As if Las Vegas needed another reason to attract outsiders.
With all of the sights and sounds of Sin City bringing in money year round, it's interesting to note that summer basketball in late July has typically been a big boost to the city's tourism revenues.
Las Vegas recently has been home to one of youth basketball's craziest weeks. Four tournaments have set up shop in Vegas during the NCAA's July evaluation period--the Reebok Summer Championships, the adidas 64, the National Youth Basketball Championships and the Main Event. All together, the tournaments brought more than 1,000 teams to Las Vegas in 2009.
The landscape was shaken recently--in February, the Summer Championships announced it was not running a tournament in 2010 due to budget concerns and the sponsorship deal with Reebok coming to an end. It left close to 5,000 basketball players without a tournament to play in during the open evaluation period.
"It's hard to let go of something that we all worked so hard to develop," said Jim Allen, co-founder of the Summer Championships, "but we have exhausted all efforts to secure the sponsorship needed to offset the loss of our sponsors and without it, we cannot operate at the level that we developed that has become the standard for these summer prep basketball tournaments."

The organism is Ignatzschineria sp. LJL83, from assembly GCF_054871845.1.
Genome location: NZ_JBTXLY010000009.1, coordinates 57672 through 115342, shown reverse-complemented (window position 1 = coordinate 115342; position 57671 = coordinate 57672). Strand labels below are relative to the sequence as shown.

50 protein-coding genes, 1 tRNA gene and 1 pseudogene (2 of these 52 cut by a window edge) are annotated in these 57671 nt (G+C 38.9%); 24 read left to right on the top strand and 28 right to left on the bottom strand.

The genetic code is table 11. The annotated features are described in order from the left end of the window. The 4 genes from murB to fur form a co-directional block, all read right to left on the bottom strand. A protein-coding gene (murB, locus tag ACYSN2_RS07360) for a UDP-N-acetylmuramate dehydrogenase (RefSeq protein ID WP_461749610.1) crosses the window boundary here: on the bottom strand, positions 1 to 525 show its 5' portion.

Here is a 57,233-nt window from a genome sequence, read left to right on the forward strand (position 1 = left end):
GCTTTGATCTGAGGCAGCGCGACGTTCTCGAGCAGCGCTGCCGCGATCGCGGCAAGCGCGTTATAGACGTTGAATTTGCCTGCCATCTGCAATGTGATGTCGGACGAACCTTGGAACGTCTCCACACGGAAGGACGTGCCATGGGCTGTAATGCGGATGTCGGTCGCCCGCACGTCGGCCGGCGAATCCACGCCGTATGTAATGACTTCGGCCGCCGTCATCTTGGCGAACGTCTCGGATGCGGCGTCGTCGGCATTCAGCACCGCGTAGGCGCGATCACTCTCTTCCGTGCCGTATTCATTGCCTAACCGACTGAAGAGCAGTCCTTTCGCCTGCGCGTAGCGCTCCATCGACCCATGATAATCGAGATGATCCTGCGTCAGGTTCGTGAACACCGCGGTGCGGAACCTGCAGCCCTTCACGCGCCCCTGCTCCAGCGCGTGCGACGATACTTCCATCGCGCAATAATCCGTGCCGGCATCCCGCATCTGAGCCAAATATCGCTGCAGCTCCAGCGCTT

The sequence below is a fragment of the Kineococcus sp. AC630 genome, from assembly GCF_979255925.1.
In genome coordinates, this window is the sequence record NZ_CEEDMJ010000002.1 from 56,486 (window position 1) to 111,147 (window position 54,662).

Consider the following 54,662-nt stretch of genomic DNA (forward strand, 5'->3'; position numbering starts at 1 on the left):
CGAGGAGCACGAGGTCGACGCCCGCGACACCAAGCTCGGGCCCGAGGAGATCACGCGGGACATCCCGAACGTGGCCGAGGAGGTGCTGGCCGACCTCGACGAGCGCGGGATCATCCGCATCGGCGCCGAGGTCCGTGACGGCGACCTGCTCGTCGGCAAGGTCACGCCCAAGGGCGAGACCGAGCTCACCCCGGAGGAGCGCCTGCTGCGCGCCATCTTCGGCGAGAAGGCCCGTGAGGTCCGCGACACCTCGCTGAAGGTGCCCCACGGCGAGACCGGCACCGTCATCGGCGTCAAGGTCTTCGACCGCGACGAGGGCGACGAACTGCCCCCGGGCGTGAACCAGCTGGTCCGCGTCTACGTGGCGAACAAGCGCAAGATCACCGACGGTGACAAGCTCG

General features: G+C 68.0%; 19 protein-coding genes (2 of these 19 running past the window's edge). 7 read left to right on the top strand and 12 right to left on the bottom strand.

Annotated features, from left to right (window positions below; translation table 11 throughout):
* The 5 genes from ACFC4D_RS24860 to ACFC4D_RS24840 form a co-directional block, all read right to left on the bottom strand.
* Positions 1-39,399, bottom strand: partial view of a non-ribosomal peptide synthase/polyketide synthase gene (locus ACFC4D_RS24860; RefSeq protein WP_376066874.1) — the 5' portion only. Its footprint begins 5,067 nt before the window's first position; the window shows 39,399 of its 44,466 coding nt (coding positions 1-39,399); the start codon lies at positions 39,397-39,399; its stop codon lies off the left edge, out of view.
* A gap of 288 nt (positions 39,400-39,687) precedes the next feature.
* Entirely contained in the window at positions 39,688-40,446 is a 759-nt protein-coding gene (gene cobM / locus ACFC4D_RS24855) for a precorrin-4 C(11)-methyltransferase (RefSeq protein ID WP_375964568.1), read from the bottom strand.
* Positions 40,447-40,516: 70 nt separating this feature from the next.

The adidas 64 still plans to go on, though, and could expand its format to accommodate the teams shut out by the Summer Championships' suspension. The adidas 64 games are played at seven different high schools across Las Vegas as well as the Tarkanian Basketball Academy just west of Las Vegas Boulevard.
The adidas 64, which runs from July 22-26, is the smallest of the Las Vegas summer tournaments. The 2009 version had 96 high school-aged teams, according to the Las Vegas Sun. Tournament participants had a guarantee of four games--and a lot of Division I coaches looking on.
The Main Event and the National Youth Basketball Championships are both organized by Vision Sports. In 2010, the Main Event will go from July 21-25 followed immediately by the NYBC from July 26-30.
The NCAA's second open recruiting period for men's basketball in the summer is July 22-31.
Along with several AAU national tournaments and Super Showcases in Lake Buena Vista, Fla., during the same period, the Las Vegas events are some of the most sought-after recruiting turfs in the country. And the college coaches treat it as such.
"People look at it this way, that coaches are coming to Vegas like this is vacation," Kansas coach Bill Self told the Las Vegas Sun. "There's nobody here vacationing."
Instead, they're showing up at a one-stop shop, full of parts that could build the next college basketball national champion.